Mishkan T’filah for Travelers–a bad message in a bad title

L to R, top to bottom: Koren Sacks, ArtScroll, Haavodah Shebalev, Seder Hatefilot, tiny MT given out for free at a NFTY convention, Mishkan T'filah for Travelers

I’ve been sitting on and not reviewing my copy of purple Mishkan T’filah for Travelers, the first manageable-sized edition of MT, for months. In services on Friday night, in honor of some high school students shortly departing for a summer in Israel, the rabbi took the chance to do a little study of T’filah Haderech, the prayer for travelers, with the congregation.

To do this, she passed out papers with a copy of TH on it, which I thought was weird. I figured it must be in MT, so why should he use handouts. I couldn’t find it in MT. I couldn’t even find it in my copy of Mishkan T’filah for Travelers that I brought with me! I was incensed and ready to blog! Luckily, I waited and later found TH hiding in both editions among the “Prayers for our Community” section, which is fine, I guess. I would have hoped that in a volume titled “for Travelers” it might be printed on the inside cover for the easy use of the eponymous users. That would have been hoping too much.

Which brings me to the main question of the post: Why is it for travelers?

It’s standard these days to produce a small size of any siddur meant for mass consumption. Sim Shalom, ArtScroll, Koren, and even Haavodah Shebalev and Seder Hatefilot–Reform siddurim from abroad–come in pocket size editions. But do any of these receive the label “for travelers”? No. Siddur publishers generally understand that in the audience for every siddur there will be people who bring their own with them when they come to shul, in some cases everywhere they go. The know that there’s a general market of some size for every siddur for a pocket edition.

“But of course, who can imagine such a Reform Jew? Why would a Reform Jew want a little siddur?”

I know that some Reform Jews will buy this just because they want a little siddur, but I can’t imagine who the target audience of this slim siddur was supposed to be.  If, as I assume the publishers assumed, no one would want this for daily use, who are these Reform Jews that don’t want a pocket siddur for daily use, but crave one for use while traveling? It makes no sense.

And, by the way, if you don’t know your way around MT already and you buy this to take with you to your Reform synagogue, you’ll be disappointed because they didn’t keep the same pagination!

23 Responses to Mishkan T’filah for Travelers–a bad message in a bad title

  1. Kelly June 20, 2010 at 1:39 pm #

    I’ll be honest, I bought it because it looks cute…and it’s the first Reform siddur I’ve held that I can hold in one hand.

    • David A.M. Wilensky June 21, 2010 at 10:01 am #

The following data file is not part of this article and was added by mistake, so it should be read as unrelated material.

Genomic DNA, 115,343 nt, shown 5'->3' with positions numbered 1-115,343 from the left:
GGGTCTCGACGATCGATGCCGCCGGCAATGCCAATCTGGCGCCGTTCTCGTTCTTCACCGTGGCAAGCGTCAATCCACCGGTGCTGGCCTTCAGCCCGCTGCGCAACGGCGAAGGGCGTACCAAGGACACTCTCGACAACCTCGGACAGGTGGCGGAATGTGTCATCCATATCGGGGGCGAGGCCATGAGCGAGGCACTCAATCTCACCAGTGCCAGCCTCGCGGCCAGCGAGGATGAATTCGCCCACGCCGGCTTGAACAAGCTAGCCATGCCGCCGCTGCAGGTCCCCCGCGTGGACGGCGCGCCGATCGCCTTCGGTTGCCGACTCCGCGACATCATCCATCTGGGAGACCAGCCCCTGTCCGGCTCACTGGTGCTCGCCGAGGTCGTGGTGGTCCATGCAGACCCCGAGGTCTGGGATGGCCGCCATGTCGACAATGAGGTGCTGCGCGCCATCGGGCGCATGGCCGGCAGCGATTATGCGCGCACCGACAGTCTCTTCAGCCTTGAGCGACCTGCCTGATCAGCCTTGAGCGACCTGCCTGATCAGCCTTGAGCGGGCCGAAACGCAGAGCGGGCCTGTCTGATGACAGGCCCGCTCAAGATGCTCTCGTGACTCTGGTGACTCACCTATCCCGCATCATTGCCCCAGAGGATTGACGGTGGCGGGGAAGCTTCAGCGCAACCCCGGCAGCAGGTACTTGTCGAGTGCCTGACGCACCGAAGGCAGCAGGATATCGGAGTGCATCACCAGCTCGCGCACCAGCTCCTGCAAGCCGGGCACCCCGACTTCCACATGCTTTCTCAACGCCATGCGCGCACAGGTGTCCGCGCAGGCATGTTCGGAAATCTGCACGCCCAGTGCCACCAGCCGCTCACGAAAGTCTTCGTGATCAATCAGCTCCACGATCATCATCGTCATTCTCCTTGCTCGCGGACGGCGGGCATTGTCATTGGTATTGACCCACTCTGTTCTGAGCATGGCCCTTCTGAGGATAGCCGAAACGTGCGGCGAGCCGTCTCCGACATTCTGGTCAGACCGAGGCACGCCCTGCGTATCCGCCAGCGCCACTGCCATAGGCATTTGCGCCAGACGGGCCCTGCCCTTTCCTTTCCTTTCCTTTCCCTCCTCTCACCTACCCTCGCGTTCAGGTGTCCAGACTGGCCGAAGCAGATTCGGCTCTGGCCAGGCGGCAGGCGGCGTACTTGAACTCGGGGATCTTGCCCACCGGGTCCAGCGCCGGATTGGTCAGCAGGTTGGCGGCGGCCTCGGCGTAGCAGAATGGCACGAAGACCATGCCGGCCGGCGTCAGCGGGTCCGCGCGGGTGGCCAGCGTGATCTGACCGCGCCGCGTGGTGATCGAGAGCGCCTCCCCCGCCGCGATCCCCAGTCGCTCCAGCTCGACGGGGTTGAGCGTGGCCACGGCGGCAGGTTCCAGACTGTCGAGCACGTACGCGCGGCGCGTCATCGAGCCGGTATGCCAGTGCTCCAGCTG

Yes! But why would they call it “for Travelers”? Does that bother anyone else the way it bothers me?

  2. Isak BK Aasvestad June 22, 2010 at 8:41 pm #

    Wasn’t the Union Prayer Book quite small?

    • David A.M. Wilensky June 22, 2010 at 10:25 pm #

      It was. I considered mentioning that here, but decided not to because it was for a whole other set of reasons.

      The UPB was made to look like a hymnal, hymnals generally being small handbook-sized volumes in those days.

      By the by, hymnals, as far as I can tell from my limited experience with contemporary Protestant ones, have gotten bigger as well, but they tend to be slim and paperback.

      • BZ June 22, 2010 at 11:12 pm #

        Did hymnals not always include the sheet music?

        • David A.M. Wilensky June 23, 2010 at 11:03 am #

          I don’t know whether they did or not, but my point was one about size and outward aesthetic. Of course, UPB was still a siddur, but it was dressed as a hymnal.

  3. Rich Furman June 22, 2010 at 11:55 pm #

    I suspect one market for this will be anyone who looked at MT for the first time and said “Gah! It’s huge!”

    • David A.M. Wilensky June 23, 2010 at 11:02 am #

      Yes, my point exactly. So why would they call it “for Travelers?”

      • Rich Furman June 27, 2010 at 12:50 pm #

        Because it sounds better than “for the Gah! It’s Huge!” market?

        Seriously, I don’t think they could have printed it without first identifying a market for it, and we know that most Reform Jews have always longed for a Siddur for their daily davvening.

        • David A.M. Wilensky June 27, 2010 at 2:26 pm #

          They could’ve just called it the pocket version or something. The point is that travelers are an invented market. There isn’t a huge trove of Reform Jews out there who need a small siddur–but only when they’re traveling.